BLOOMFIELD, Conn. — As towns across Connecticut commemorated Juneteenth last weekend, the common theme was honoring Black achievement.
In Bloomfield, town officials and residents celebrated 'Freedom Day' with the unveiling of a Martin Luther King, Jr. mural.
The huge display, which includes the faces of President Barack Obama, Rev. Dr. Martin Luther King, Jr. and Vice-President Kamala Harris, was painted on the side of the Alvin & B Wood Human Services Center on Park Avenue.
Also on the mural are two of Bloomfield's best. Hometown heroes, if you will.
World-renowned actress and singer, Anika Noni Rose and Super Bowl winning lineman, Dwight Freeney serve as reminders that dreams come true, Mayor Suzette DeBeatham-Brown said.
"We see that possibilities become realities," Mayor Brown added. "Every time you drive past this mural, I hope and pray that you remember that. I hope and pray that whatever it is that you want to be, you achieve. That when they say no, you can say yes. That you never let anybody put you in a box or tell you what's not possible."
Mayor Brown continued, " That's what this mural means. That's what every face on this mural means. It means that they're not your competition, but they're your possibility."
Rose, who attended the unveiling, had an emotional homecoming.
"Thank you to Bloomfield for not forgetting me," she said while fighting tears. "Because this is me, this is what I come from, this is what I know."
Rose's legacy grew as she became the first Black Disney princess, voicing Princess Tiana in animated film 'The Princess and the Frog.'
While she said the accomplishment was amazing, she takes pride in always remembering home. Rose recalled bringing the premiere of the 2009 Disney film to Hartford before it was seen on screens across the globe.
"I wanted our children to know that they are me, that I am them, that there is zero difference with what I can accomplish and what they can accomplish," Rose said. "Their hand is on it, they just don't know."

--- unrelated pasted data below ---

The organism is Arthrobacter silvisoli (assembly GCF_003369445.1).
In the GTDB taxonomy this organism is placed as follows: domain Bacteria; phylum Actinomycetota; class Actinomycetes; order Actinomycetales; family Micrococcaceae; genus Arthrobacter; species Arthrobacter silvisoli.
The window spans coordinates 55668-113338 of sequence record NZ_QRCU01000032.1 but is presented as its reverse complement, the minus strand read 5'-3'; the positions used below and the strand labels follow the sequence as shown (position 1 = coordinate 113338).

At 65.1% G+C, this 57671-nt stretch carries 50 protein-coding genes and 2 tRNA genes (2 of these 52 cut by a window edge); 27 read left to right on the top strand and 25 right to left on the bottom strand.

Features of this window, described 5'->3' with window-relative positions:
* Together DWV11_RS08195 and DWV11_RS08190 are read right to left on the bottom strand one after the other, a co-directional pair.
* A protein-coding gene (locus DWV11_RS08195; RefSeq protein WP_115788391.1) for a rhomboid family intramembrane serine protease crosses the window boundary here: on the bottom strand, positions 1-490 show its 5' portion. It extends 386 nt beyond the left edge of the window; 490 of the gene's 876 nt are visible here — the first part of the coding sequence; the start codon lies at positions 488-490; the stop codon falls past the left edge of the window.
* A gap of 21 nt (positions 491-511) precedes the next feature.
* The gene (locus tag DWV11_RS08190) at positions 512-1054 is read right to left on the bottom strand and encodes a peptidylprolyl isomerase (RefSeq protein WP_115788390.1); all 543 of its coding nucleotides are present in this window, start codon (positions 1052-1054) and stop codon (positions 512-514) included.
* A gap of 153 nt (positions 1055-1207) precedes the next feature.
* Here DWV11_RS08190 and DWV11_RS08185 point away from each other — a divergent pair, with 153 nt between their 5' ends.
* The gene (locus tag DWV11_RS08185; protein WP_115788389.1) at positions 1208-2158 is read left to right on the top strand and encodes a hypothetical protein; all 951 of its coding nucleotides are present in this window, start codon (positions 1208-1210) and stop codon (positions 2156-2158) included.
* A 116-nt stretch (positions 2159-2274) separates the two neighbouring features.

The actress and Bloomfield-native also urged local leaders to "keep the arts going."
"When we make a cut, we always want to cut the arts first," she said. "The arts is where children get to thrive. The arts is therapy for children, who don't always have therapy."
As she reflected on her time in band class in Bloomfield schools, she touched on a correlation between that experience being cut from schools and a rise in violence. That's because kids don't know how to express themselves when they're not allowed to, she added.
"The arts took to me away, but the arts also bring me back home," Rose said.
Additionally, Rose discussed the significance of honoring her ancestors on Juneteenth, which even included the clothes she wore that day.
She explained her all white outfit represented what slaves wore at funerals to honor those passed and the head scarf was a tribute to the women, who were required to cover their hair because they were considered 'too sensual.'
"We tend to take those things that are put upon us and turn them into the things that make us regal and make us special," Rose shared. "There's no scarf that's going to cover the beauty of a Black woman, it's only going to enhance it."
The town's Juneteenth celebration was a time to remember the ancestors who endured the darkest period in American history, but also call for accountability in policies.
Rose added that while the Black community was glad to see Juneteenth become a federal holiday, it'd be much more grateful for police reform.
"We would be much more grateful to be saying people's names who are still here, we would be much more grateful for critical race theory being taught and not challenged in schools," she said. "Because perhaps if critical race theory was taught, young people would understand how we got to where we are and a change could be made, and you wouldn't need reform because we would reform ourselves."
Rose continued: "When we talk about Black history, which all of this is and will be, what we seem to forget is that we're talking about American history. We are part of this soil, we are part of those bricks, we are part of the building of this country."
In an Instagram post following the event, Rose wrote: When your hometown honors you in this way, it’s hard to even put into words how it feels, but the easiest word is Seen. So very seen.
The Disney Legend concluded her speech with an impactful message to the children in attendance.
"You are the next wall."
The celebration wasn't complete without performances from African drummers and dancers, who also shared a piece of tradition. Take a look below.
"I feel so encouraged, I feel like going on. I feel like all things are possible because you never stop dreaming, ever," Mayor Brown said.
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